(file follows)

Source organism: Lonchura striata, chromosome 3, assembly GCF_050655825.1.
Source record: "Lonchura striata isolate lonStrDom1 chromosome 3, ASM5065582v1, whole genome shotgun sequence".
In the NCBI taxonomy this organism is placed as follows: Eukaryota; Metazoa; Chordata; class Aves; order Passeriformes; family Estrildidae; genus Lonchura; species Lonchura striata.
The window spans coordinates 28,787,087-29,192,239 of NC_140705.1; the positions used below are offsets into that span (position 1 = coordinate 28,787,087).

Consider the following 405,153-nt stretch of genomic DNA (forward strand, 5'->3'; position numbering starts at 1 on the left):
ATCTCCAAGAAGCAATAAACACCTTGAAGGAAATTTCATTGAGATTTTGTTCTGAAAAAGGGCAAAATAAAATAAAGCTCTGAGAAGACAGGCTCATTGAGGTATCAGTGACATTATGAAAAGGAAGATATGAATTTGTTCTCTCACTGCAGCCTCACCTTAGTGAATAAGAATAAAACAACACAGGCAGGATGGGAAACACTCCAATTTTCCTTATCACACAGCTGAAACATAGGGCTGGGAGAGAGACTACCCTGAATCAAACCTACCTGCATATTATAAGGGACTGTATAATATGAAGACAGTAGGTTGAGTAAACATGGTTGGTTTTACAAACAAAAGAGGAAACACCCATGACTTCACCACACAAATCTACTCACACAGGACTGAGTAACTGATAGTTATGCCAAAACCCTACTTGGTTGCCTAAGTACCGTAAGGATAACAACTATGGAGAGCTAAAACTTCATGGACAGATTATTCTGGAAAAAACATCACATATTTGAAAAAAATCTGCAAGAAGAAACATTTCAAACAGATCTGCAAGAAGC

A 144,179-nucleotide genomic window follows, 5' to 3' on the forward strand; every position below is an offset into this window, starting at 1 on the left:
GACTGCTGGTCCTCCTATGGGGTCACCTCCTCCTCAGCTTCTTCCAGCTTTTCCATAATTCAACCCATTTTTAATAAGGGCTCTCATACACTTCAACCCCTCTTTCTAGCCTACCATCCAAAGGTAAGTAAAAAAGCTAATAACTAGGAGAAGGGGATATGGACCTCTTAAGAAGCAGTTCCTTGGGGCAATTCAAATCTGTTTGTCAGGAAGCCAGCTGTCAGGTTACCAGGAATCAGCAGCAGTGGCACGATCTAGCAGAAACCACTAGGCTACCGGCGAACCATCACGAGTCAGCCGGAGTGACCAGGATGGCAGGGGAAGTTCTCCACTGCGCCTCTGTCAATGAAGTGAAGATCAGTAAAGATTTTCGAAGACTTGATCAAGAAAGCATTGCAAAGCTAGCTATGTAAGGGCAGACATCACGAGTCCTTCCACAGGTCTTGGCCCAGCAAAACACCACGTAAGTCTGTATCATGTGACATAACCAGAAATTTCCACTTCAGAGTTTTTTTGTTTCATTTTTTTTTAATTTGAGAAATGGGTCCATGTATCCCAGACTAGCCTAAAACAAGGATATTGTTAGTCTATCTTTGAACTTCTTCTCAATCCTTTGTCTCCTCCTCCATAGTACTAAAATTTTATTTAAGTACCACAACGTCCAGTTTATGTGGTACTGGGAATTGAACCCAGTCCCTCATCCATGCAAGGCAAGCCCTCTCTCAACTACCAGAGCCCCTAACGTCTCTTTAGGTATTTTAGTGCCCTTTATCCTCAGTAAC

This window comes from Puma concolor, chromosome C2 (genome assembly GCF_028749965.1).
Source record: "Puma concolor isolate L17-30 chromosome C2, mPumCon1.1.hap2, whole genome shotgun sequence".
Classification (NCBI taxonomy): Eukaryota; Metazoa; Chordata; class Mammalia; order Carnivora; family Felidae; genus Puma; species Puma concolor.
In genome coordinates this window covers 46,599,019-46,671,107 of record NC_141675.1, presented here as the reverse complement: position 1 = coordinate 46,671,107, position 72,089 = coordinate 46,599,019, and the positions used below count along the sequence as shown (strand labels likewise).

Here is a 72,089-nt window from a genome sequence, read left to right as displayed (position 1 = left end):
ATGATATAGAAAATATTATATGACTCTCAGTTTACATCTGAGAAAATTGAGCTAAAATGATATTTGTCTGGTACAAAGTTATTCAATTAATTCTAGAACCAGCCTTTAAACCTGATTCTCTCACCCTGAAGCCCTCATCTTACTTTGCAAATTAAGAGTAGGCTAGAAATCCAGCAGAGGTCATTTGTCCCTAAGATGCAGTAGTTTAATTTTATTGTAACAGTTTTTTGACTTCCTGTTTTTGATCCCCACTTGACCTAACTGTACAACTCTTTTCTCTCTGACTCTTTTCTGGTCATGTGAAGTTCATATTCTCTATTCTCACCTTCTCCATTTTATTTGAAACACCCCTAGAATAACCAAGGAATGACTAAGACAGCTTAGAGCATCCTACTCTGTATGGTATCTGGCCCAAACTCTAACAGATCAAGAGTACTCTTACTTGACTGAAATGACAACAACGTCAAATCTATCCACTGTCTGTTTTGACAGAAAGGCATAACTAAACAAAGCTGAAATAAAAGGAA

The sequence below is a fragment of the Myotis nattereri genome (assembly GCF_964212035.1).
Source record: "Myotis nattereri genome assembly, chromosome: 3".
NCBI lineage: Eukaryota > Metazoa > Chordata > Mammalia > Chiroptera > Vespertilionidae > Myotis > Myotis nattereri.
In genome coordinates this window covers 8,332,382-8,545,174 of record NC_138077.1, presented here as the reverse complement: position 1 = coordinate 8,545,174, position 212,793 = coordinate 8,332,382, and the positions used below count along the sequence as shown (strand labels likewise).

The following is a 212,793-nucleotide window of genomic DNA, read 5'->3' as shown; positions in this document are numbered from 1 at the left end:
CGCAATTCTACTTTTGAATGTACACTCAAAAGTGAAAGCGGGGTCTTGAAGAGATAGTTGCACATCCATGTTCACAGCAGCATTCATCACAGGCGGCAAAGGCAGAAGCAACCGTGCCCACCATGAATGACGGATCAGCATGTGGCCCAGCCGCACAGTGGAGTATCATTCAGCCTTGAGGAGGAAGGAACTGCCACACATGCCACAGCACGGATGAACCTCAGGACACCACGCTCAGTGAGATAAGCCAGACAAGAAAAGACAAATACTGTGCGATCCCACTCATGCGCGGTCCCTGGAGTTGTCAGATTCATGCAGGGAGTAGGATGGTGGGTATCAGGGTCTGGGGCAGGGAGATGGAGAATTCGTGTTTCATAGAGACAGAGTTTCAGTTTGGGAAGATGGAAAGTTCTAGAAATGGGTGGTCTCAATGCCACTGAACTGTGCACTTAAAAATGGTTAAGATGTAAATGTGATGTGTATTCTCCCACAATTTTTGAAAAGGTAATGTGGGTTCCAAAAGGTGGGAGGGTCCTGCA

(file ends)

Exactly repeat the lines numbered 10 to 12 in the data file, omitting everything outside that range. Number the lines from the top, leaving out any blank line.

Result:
Source record: "Puma concolor isolate L17-30 chromosome C2, mPumCon1.1.hap2, whole genome shotgun sequence".
Classification (NCBI taxonomy): Eukaryota; Metazoa; Chordata; class Mammalia; order Carnivora; family Felidae; genus Puma; species Puma concolor.
In genome coordinates this window covers 46,599,019-46,671,107 of record NC_141675.1, presented here as the reverse complement: position 1 = coordinate 46,671,107, position 72,089 = coordinate 46,599,019, and the positions used below count along the sequence as shown (strand labels likewise).